In recent weeks, we have had bereavements in this nation. There are events that have not been and will never be experienced. The first Mother’s Day as three or four generations of women gather together. Visiting a new-born baby in hospital. Walking down the aisle surrounded by family and friends. Saying goodbye at a funeral. In the light of the pandemic, it is understandable why these experiences have been missed but postponement is not an option. They have been lost.
These bereavements are present in the world of education. Children have been deprived their last day at nursery or school. Parents and carers have missed the first sports day for their children. Secondary school students have not sat their first or last exam. Trainee teachers have not completed their placements. Final days through retirement or parental leave have been missed. There have been sudden or lost goodbyes to peers and teachers. The familiar places have been removed. The various identities we take in different situations and locations have been reduced to the single ‘home’ persona.
As we adjust, we are not adjusting to a new normal but a new abnormal. We hope that many aspects of life will return to the status quo. But we are not there yet, and we may live in this uncertainty for some time yet. We also need to grieve. We have had a trauma. Mourning is unpredictable and painful; it comes at different times, with different triggers. The sudden change of routine, socialising, play, and learning is a hard adjustment for adults; this is also true for children.
There are suggestions aplenty for both adults and children. Should we home-school? How many hours of television is ok? Should work be marked? How do you balance work and childcare? How do you create boundaries between work and home when the lines have now merged? There is no ‘right’ response. Each family, colleague, or child is different. Some may feel less affected by the changes and may even find some enjoyment in the difference.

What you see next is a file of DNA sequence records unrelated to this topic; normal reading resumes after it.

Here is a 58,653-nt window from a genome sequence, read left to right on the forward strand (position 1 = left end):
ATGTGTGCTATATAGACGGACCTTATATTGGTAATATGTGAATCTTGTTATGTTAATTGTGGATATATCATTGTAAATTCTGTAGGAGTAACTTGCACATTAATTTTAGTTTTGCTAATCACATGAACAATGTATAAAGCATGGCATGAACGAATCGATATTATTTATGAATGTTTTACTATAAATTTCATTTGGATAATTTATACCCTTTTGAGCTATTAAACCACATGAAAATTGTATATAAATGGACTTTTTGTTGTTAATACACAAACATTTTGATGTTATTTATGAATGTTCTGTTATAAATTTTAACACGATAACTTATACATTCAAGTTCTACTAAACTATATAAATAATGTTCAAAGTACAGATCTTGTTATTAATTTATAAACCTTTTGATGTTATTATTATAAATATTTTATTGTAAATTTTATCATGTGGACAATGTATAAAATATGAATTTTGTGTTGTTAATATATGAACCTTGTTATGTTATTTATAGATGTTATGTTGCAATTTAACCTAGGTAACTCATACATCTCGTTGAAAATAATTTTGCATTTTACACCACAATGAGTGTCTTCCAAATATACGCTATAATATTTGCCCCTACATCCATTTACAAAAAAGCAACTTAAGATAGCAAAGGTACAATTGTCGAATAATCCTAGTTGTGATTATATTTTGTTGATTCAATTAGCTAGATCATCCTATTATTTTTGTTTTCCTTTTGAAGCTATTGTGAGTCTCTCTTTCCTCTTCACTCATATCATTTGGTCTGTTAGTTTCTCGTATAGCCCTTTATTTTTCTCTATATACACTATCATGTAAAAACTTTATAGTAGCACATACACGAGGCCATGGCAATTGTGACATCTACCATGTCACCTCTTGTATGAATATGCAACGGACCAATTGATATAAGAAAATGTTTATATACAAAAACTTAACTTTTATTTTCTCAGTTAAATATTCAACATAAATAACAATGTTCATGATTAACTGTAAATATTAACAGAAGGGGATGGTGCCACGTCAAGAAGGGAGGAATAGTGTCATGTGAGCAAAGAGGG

However, those people who have experienced loss need support. Trauma induced behaviours need an appropriate response. Foster carers and adoptive parents are often encouraged to use the Dan Hughes’ model of PACE: “Playfulness, Acceptance, Curiosity and Empathy” (Hughes, Golding and Hudson, 2019). Carers and parents are helped to use each component to varying degrees, and in different combinations depending on the individual child and situation. Current events surrounding the coronavirus clearly differ to the trauma that looked after children have experienced; nevertheless, PACE may offer some support for us all.
When considering our children, we need to allow them to take the lead, and accept that their emotional responses are not personal. Children may need ‘downtime’ on the TV or in the garden if that is an option. Time could be spent wondering with the children about their feelings, asking them to consider their physical responses and mental wellbeing. There needs to be acknowledgement of the sadness and anger at the losses they have experienced. These responses translate to our interactions with adults: our peers, our colleagues, our family, and our friends.
The national situation has raised two questions for me. Firstly, how do we respond to children and adults now? We have all experienced some trauma and loss in this situation. We are trying to introduce normality to this abnormality, and yet we may feel- and even- be less productive in every area of our life. Golding says that PACE “provides a framework… that increases feelings of trust and safety.” (Golding, 2019, p403). This attitude is vital as we connect with colleagues and friends at this time; we need to be “understood and validated” (Golding, 2019, p403), and so do those that we work with and that we spend time with.
Secondly, how will we respond to traumatised children now we have a greater understanding of life being changed so significantly and so suddenly? For many of us, we have some stability- we are with people we love and care about, we are in our homes, we can communicate virtually. For traumatised children moved into care, there is no stability and no normal; whilst vital for their safety and wellbeing, their lives have been changed significantly and suddenly. Perhaps the ‘Empathy’ of PACE will help us to support these vulnerable children as our lives continue in our abnormality and hopeful normality.
Hughes, D., Golding, K. and Hudson, J. (2015) Dyadic Developmental Psychotherapy (DDP): the development of the theory, practice and research base. Adoption & Fostering 39(4) pp.356–365
Golding, K. (2019) The development of DDP-informed parenting groups for parents and carers of children looked after or adopted from care. Adoption & Fostering, 43(4) pp.400–412